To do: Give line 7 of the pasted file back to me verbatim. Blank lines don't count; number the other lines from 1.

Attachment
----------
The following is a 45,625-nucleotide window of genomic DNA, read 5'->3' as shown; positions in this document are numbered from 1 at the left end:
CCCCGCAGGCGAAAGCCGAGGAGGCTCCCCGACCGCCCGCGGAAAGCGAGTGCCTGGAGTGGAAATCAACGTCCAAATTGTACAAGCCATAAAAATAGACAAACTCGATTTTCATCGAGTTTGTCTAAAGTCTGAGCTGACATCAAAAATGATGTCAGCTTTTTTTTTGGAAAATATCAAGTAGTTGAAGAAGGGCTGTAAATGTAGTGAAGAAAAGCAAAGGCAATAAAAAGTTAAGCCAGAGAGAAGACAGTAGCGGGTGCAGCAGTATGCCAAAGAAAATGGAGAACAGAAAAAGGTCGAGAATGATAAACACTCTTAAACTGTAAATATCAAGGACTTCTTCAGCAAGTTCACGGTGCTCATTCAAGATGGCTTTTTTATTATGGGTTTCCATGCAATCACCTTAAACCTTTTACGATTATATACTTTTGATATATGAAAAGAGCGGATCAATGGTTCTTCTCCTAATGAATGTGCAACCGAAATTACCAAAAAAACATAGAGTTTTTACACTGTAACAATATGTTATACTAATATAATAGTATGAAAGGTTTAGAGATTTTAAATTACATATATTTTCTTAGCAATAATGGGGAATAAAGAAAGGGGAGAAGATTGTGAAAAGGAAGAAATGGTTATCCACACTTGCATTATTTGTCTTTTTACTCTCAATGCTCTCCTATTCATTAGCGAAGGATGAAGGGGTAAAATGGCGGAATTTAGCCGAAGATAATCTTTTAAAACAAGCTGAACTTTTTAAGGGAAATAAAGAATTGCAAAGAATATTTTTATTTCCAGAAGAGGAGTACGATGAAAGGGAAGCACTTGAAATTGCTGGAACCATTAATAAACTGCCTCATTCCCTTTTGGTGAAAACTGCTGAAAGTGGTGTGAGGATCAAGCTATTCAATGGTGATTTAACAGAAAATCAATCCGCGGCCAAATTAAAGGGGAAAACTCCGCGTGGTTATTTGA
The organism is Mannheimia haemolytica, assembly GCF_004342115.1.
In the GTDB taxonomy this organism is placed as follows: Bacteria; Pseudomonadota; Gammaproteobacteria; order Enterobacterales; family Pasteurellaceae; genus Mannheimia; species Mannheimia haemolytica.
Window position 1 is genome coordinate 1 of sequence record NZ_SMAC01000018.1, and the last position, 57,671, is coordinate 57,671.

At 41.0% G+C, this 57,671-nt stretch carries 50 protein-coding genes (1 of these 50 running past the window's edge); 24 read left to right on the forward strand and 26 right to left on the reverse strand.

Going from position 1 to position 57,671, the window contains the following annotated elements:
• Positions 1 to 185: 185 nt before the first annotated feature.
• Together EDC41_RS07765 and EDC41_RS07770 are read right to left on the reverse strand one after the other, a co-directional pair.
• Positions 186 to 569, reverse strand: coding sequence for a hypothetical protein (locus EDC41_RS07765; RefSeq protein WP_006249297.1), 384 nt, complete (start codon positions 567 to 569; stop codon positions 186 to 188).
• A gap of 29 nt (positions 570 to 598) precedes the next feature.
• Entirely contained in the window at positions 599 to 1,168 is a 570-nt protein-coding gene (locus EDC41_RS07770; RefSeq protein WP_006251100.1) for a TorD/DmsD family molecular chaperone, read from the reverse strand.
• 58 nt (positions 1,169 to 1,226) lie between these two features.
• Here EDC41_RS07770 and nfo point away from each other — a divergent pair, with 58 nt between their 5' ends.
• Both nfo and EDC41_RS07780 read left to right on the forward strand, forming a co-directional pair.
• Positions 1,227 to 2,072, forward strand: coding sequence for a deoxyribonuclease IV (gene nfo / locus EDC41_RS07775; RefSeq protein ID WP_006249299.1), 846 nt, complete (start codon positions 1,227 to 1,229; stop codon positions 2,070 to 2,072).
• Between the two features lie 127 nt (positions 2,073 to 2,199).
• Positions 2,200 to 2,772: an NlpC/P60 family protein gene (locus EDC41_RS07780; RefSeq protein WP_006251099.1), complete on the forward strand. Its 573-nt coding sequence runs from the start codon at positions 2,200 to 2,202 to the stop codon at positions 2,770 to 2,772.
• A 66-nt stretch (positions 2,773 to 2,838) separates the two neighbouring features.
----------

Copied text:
Going from position 1 to position 57,671, the window contains the following annotated elements: